Every Marine A Drone Defender Under Three Part Counter-UAS Plan

The USMC is tackling the huge threat posed by unmanned aerial systems in a holistic fashion, where every Marine could play a role.

byHope Hodge Seck|
LMADIS CUAS
(U.S. Marine Corps photo by Sgt. Kevin G. Rivas)
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Despite daunting technological challenges with no clear solution, the Marine Corps is forging ahead with a comprehensive counter-drone strategy that leaders say will have a role for every service member, whether infantry or those in administration.

Of the three components of the Corps' drone defense plan, as laid out by officers leading the effort at the Modern Day Marine Expo in Washington, D.C., that wrapped up on May 2, the unit protection tranche is the most developed. Some eight years after officers deployed to the Middle East began citing an urgent need for a weapon that would dispatch hostile unmanned aerial systems, the service is now getting close to fielding the vehicle-based Marine Air Defense Integrated System, or MADIS, and L-MADIS, its lighter counterpart specialized for ship defense.

An early version of L-MADIS made headlines in 2019 when it shot down an Iranian drone from the deck of the amphibious assault ship USS Boxer during its operational debut. The current system is designed to be mounted on two Polaris MRZR all-terrain vehicles and be transportable via MV-22 Osprey or CH-53 Super Stallion/King Stallion.

1st Lt. Taylor Barefoot programs a counter-unmanned aircraft system on a Light Marine Air Defense Integrated System (LMADIS) during a pre-deployment training exercise at Marine Corps Air Ground Combat Center Twentynine Palms, California, November 13, 2018. U.S. Marine Corps photo by Lance Cpl. Dalton S. Swanbeck

As the Marine Corps has put it, one L-MADIS vehicle carries the brain and the other the brawn. The first holds the CM262U electro-optical sensor turret, the RPS-42 radar, and the Skyview MP passive radio frequency detection system, which all provide a 360-degree surveillance picture of the operating environment. The Modi II jammer on the second vehicle is the weapon for disrupting enemy drone communications and delivering electronic countermeasures. An AN/PRC-158 radio system communicates what it detects to units in the vicinity and at the rear. Kinetic drone engagement is done with shoulder-fired FIM-92 Stinger surface-to-air missiles, also known as man-portable air defense systems (MANPADS), used in conjunction with the system, said Capt. Taylor Barefoot, the Corps' Counter Unmanned Aerial Systems Capabilities Integration officer.

MADIS, the beefier and more heavily armed counterpart, similarly consists of components split between two Joint Light Tactical Vehicles. In addition to the sensing, targeting, and other technology the vehicles carry, they are both armed with 30mm cannons and M240C coaxial machine guns in remote weapon stations (RWS). The RWS on one of the two vehicles is also configured to fire Stinger missiles for a spectrum of ground-based air defense scenarios.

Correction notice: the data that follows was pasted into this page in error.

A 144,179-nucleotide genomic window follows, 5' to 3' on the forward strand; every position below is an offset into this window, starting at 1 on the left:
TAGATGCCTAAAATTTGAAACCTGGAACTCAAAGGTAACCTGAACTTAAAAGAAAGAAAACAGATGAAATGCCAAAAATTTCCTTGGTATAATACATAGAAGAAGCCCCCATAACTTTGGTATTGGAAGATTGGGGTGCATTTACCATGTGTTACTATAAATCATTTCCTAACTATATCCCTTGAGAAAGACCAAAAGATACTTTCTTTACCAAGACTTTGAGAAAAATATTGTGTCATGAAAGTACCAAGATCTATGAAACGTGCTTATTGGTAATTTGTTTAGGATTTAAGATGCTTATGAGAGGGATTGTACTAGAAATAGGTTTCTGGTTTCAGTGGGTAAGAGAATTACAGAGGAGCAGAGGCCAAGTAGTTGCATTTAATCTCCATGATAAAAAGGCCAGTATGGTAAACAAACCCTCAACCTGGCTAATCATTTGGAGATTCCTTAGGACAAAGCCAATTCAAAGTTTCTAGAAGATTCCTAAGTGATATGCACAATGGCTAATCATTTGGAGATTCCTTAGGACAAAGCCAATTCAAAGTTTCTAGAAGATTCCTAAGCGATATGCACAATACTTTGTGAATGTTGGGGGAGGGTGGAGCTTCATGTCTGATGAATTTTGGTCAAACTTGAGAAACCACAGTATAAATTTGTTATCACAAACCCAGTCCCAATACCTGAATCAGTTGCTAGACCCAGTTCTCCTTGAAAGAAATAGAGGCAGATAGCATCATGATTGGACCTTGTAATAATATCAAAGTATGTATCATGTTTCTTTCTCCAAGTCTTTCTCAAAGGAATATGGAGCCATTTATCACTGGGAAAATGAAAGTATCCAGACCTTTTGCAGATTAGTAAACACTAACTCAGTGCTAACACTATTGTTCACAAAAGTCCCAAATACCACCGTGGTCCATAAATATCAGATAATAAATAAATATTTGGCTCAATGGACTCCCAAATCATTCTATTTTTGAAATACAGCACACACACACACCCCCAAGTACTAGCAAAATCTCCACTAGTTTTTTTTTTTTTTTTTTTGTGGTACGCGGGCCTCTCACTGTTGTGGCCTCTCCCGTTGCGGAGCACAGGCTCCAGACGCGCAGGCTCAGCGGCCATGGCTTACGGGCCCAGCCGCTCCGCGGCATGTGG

"All of that is operated from internal to MADIS, from the gunner seat," Barefoot said.

U.S. Marines with Combat Logistics Company-16, 1st Maintenance Battalion, 1st Marine Logistics Group observe the Marine Air Defense Integrated System at Yuma Proving Ground, Arizona, December 13, 2023. U.S. Marine Corps photo by Virginia Guffey

The Marine plans to begin fielding the latest versions of L-MADIS and MADIS in early 2025. The service has a stated need for 21 of the L-MADIS and 190 of the MADIS systems, according to Barefoot. As those systems make their way to low-altitude air defense battalions across the Marine Corps, the service is also working on a broader, and more nebulous, effort that will give every Marine access to drone defense and detection capabilities.

This could be an additional optic or targeting device that's mounted onto every Marine's service weapon, Barefoot said. He insisted the ultimate solution would not add to any Marine's duties or take them away from other tasks. The Navy and Marine Corps have already tested at least one such system: a small number of SMASH 2000 computerized rifle sights were acquired by the Marine Corps Rapid Capabilities Office in 2021 to evaluate their utility for drone defense, among other uses. Special operators have also been using the system operationally in Syria for years, as well, and other countries are acquiring the systems for anti-drone applications.

A promotional shot showing the SMASH 2000 sighting system on a Heckler and Koch HK416-series carbine. Smart Shooter

"It's something that's going to be rapidly deployable, [military occupational specialty] agnostic, easy to train, simple to use, and not detract from the individual's primary MOS," Barefoot said. So whether that's a 0311 [infantry Marine], whether that's a bulk fuel specialist… the goal with this system is to field something that provides an essential self-protection capability across all echelons of the [Marine air-ground task force] that doesn't detract from whatever that individual's primary job is."